“Advances in technology are sought by every manufacturer. Innovation to improve cabin comfort, extend range, broaden mission capability and produce business jets that are highly productive, cost-efficient assets is ongoing across the industry, and is coming from existing and emerging business aircraft OEM’s,” Wilson said. “Gains in new aircraft capability and flexibility, incremental demand from fractional ownership and jet cards, airline use of business jets, branded charter operations and special mission applications, are all fueling unprecedented business jet demand.”

“U.S. commercial airlines in particular continue to run extraordinary load factors and have suffered from schedule fidelity issues. Such conditions may result in fractional and charter fleet operators carrying more and more traffic,” Wilson said. “If trends continue, shared ownership and charter fleets likely will continue to have high utilization rates and any resulting in capacity bottlenecks could fuel additional aircraft demand.”

Replacement demand for new aircraft is also a significant source of new jet purchases in the Fractional segment. High utilization and the desire to maintain consistent passenger experience and hold down operating costs contributes to fractional replacement rates at shorter intervals than typical for many traditional operator groups

Near-Term Demand Well-Distributed Across Aircraft Classes

Based on new jet models mentioned by survey respondents, the 2007 Business Aviation Outlook projects fairly balanced demand growth across most business jet segments over the next five years. Medium and medium-large aircraft together account for about 25 percent of the projected demand through 2012. Light and light-medium aircraft make up about 19 percent of projected five-year demand. The largest grouping is in long-range and ultra long-range aircraft at 26 percent. The strength in the long and ultra-long -range segment is consistent with the last two year’s findings and reflects increased need for aircraft capable of trans-Pacific flights, as well as the growth in demand in other regions requiring more long range operations as trade and economic growth flourish.

North America is expected to account for about 50 percent of business jet deliveries over the next five years, a lower-than-proportional share of global demand reflecting somewhat slower growth in the region and the very high levels of purchase expectations in all other areas. Honeywell has reported on this trend for several years and the survey is tracking with observed shifts in orders and deliveries very closely.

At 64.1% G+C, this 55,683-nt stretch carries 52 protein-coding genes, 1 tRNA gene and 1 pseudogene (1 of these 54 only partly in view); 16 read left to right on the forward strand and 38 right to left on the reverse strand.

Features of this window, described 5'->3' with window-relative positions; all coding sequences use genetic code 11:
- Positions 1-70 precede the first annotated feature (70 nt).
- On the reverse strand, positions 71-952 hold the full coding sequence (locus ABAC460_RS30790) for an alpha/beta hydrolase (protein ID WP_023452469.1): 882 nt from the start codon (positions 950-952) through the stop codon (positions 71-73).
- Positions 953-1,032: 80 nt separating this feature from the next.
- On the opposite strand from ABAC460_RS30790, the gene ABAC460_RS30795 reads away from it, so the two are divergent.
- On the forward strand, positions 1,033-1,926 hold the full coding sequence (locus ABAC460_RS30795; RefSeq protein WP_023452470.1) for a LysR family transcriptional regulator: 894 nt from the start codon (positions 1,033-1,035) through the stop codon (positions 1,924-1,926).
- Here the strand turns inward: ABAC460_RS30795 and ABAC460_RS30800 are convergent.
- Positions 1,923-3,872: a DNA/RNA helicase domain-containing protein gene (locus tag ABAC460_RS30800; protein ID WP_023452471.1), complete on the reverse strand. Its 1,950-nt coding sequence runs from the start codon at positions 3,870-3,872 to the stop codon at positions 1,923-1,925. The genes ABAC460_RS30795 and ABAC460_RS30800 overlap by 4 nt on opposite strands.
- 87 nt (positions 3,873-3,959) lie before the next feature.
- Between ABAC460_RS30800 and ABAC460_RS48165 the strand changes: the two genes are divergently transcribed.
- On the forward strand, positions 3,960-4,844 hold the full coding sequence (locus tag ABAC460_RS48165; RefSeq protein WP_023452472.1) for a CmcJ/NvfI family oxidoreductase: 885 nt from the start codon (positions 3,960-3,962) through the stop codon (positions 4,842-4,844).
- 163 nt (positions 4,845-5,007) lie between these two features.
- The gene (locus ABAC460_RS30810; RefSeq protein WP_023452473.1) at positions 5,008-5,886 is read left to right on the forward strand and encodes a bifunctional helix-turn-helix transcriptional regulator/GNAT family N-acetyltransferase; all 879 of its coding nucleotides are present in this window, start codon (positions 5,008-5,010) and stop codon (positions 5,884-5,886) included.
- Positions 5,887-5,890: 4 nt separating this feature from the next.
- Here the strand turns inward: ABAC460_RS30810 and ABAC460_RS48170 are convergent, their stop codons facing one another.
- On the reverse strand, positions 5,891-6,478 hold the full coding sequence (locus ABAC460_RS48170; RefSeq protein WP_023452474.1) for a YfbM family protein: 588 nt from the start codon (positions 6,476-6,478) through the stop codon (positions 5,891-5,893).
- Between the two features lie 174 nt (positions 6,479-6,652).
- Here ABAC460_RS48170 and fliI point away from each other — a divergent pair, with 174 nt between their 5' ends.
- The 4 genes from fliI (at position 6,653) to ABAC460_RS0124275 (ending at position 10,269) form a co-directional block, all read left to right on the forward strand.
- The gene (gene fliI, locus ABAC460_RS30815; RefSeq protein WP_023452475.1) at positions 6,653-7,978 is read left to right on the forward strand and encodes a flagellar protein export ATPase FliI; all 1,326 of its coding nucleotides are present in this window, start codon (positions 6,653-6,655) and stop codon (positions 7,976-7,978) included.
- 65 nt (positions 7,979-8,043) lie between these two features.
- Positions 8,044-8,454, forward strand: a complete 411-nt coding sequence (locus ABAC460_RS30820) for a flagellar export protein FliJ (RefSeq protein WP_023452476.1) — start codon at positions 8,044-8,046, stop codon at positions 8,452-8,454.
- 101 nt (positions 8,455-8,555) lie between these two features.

Asia is up strongly and is expected to account for up to 15 percent of total business jet demand in the next five years. Europe rebounded strongly, and if realized, European demand will contribute about 22 percent of the world total. Latin America follows at 10 percent and The Middle East/Africa region remains steady over last year at four percent. While these percentages have shifted somewhat, the overall demand pool has grown so individual regions are still absorbing significant numbers of new aircraft into their fleets, even if percentage share slips a few points.

Demand Trends by Aircraft Segment

The 2007 Business Aviation Outlook provides the following estimates of demand trends by aircraft class:

Long-Range and Ultra Long-Range: Deliveries of aircraft in these segments are projected to top 2,000 in the forecast period Deliveries might range as high as 225 aircraft and should average 170 to 190 per year over much of the forecast period. Aircraft in this category include the Bombardier Global Express and Global 5000, Challenger 850, Gulfstream G450, G500 and G550, Falcon 900EX, Falcon 900DX and the new Falcon F7X.

Large: Honeywell Aerospace again forecasts delivery of more than 1,300 large business jets over the forecast period. Near-term, deliveries are expected to run around 120 aircraft in 2007 and 2008 then decline slightly to a stable level of around 100-110 aircraft per year until trending up again in 2013 and beyond. Aircraft in this category include the Challenger 604/605, Gulfstream 350, Falcon 2000, Falcon 2000DX and EX, the Future Super-Midsize Falcon and Embraer Legacy 600.

Medium and Medium-Large: Combined, new aircraft deliveries in these segments are forecast to approach 280 annually in 2007 and average around 280-300 units annually for several years. Deliveries for the forecast period should total more than 2,600 aircraft. Jets in these segments continue to enjoy strong interest from fractional fleet operators. Growth in these segments is also being fueled by the introduction of new models, both near-term and in the later years of the forecast period. Among the newer aircraft in these segments are the Citation Sovereign, Gulfstream G150, Hawker 900XP, Hawker 850XP and Hawker 4000. Established platforms include the Bombardier Challenger 300, Citation X, Gulfstream G200, Falcon 50EX, and Learjet 60.